Business planning

Production Planning and Avoiding a Supply Chain Disaster

Successful PlanningOperating a successful business goes far beyond coming up with a winning idea for a new product or service. Particularly where products are concerned, proper production planning is a must so that company’s make the best use of their limited resources. No business has unlimited capital and careful planning that incorporates sales forecasts, supply chain planning, and supply contingencies is the best way to ensure long-term success and avoid a potential business-killing bottleneck.

The Impact of Supply Chain Disruptions

Just a decade ago, consumers were accustomed to placing orders for products, such as specialty vehicles and furniture, and waiting for their delivery. While this is still the norm in some industries, we’ve become a society much more disposed to instant gratification thanks to businesses like Amazon and Wayfair. Today, consumers can get anything from diapers to bedroom furniture shipped to their home for free in just two business days, with same-day shipping in many major markets.

Restoration Hardware learned this production planning lesson the hard way recently with the release of its new RH Modern line. Due to inventory shortages, which they are blaming on shortages from key suppliers and lack of visibility in the supply chain, there are some extreme backorder situations. In fact, some items aren’t shipping for over six months. Delays like this are causing the company to suffer order cancellations and investors have taken note of the situation as well with the stock plummeting 60% in first part of 2016.

Supply Chain Catastrophes and Contingency Planning

Most consumers may not be familiar with the name Tianjin, but it’s likely that they’ve been affected by its recent disaster. One of the largest ports in the world, the Chinese city of 11 million residents is home to over three hundred Fortune 500 company offices, as well as factories that build airplane components, mobile phones, and cars. On August 21, 2015, the port suffered an explosion that was the equivalent of 21 tons of exploding TNT, affecting companies and supply chains around the globe.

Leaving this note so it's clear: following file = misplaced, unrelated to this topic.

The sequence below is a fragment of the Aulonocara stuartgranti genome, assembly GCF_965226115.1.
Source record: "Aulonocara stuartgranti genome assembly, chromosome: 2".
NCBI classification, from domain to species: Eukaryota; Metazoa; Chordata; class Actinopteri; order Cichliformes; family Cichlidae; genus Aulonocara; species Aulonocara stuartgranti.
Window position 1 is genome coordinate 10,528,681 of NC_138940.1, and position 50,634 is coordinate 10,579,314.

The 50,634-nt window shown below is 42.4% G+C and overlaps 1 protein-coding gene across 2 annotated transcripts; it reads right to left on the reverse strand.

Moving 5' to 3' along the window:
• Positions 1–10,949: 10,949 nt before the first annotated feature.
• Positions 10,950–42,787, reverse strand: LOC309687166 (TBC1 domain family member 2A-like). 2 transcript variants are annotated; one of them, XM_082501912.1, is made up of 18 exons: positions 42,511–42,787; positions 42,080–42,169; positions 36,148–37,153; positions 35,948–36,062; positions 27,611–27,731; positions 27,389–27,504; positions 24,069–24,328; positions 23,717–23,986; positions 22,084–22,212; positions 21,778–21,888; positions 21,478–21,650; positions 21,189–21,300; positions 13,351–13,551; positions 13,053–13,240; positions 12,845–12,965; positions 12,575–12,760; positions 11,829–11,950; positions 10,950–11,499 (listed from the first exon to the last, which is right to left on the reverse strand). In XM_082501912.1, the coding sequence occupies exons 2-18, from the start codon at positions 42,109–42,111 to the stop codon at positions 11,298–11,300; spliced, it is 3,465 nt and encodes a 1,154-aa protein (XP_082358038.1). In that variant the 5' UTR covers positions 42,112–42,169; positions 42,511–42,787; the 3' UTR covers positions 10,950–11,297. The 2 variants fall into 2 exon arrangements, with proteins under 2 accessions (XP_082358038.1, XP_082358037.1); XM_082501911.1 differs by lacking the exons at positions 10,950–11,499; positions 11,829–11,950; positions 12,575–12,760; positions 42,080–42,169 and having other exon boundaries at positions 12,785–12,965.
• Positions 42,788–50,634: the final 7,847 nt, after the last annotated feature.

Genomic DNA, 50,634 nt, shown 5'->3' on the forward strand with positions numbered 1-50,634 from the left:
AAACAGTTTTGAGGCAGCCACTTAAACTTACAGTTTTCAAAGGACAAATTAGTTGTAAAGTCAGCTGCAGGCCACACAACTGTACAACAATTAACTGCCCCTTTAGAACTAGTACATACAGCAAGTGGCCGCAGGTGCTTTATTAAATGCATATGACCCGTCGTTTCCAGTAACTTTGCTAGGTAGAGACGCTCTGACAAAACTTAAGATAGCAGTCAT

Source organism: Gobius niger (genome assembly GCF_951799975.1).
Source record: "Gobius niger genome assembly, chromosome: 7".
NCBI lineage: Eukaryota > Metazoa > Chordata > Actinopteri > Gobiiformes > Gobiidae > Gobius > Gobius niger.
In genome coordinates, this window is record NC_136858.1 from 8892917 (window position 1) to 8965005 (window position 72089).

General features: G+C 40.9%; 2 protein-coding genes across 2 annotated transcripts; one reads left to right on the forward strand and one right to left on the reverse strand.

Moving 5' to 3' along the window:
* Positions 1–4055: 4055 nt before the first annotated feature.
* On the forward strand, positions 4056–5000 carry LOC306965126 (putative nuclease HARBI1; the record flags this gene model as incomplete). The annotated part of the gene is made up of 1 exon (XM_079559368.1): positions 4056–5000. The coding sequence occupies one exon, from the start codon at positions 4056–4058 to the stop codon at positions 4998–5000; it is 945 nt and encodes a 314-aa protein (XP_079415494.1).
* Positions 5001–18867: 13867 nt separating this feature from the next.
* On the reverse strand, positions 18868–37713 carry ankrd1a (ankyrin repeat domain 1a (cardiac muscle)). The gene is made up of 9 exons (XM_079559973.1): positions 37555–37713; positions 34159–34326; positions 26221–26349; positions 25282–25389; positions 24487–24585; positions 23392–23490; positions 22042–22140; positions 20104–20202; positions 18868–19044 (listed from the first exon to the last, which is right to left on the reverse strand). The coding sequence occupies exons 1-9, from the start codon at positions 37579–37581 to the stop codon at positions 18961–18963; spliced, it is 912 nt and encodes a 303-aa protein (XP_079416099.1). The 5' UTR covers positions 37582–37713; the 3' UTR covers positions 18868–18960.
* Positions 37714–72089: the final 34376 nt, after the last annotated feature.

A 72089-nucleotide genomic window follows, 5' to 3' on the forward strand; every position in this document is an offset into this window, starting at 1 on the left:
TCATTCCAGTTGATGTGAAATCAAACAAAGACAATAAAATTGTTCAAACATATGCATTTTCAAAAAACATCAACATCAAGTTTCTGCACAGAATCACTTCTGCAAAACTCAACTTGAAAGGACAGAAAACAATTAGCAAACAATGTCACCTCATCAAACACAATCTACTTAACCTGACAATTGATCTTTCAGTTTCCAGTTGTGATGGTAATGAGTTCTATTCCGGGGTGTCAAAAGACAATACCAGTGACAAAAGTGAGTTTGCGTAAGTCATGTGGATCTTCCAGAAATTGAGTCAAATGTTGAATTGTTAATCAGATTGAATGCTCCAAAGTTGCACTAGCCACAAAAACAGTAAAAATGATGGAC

The explosion was estimated to have caused $6 billion in damage and destroyed more than 10,000 completed vehicles from Range Rover, Hyundai, and Toyota as well as key supplies for companies like John Deere and GlaxoSmithKline. Many months later, port activities remain hindered from this disaster, which is considered the largest commercial disaster in maritime history. As many companies today have tightened controls and gone to just-in-time inventory scheduling, it’s more important than ever to have supply chain contingencies in place in the event of such a disaster.

Tips for Avoiding a Supply Chain Disaster

Supply chain management (SCM) mistakes can wreak havoc on a company’s balance sheet and drive away the customers that a business has worked so hard to attract. Some of the biggest SCM disasters of the past twenty years have also given way to a host of valuable lessons. According to industry experts, several tips for avoiding supply chain disasters include:

  • Ensure that you have visibility throughout every step in the supply chain.
  • Be prepared with contingencies for supply chain interruptions.
  • Understand the potential delays of launching a product with multiple suppliers.
  • Consider delivery issues and contingencies when selecting suppliers.

Successful production planning involves much more than selecting the lowest bidder for your manufacturing or supply chain activities. Prosperous and resilient companies will ensure that they have the right suppliers on their team as well as have contingencies in place in the event of delays or disaster. Getting help from outside consultants is also highly recommended when it comes to dealing with complicated supply chain management issues.

A post by Kidal D. (3323 Posts)

Kidal D. is author at LeraBlog. The author's views are entirely his/her own and may not reflect the views and opinions of LeraBlog staff.
Chief editor and author at LERAblog, writing useful articles and HOW TOs on various topics. Particularly interested in topics such as Internet, advertising, SEO, web development, and business.

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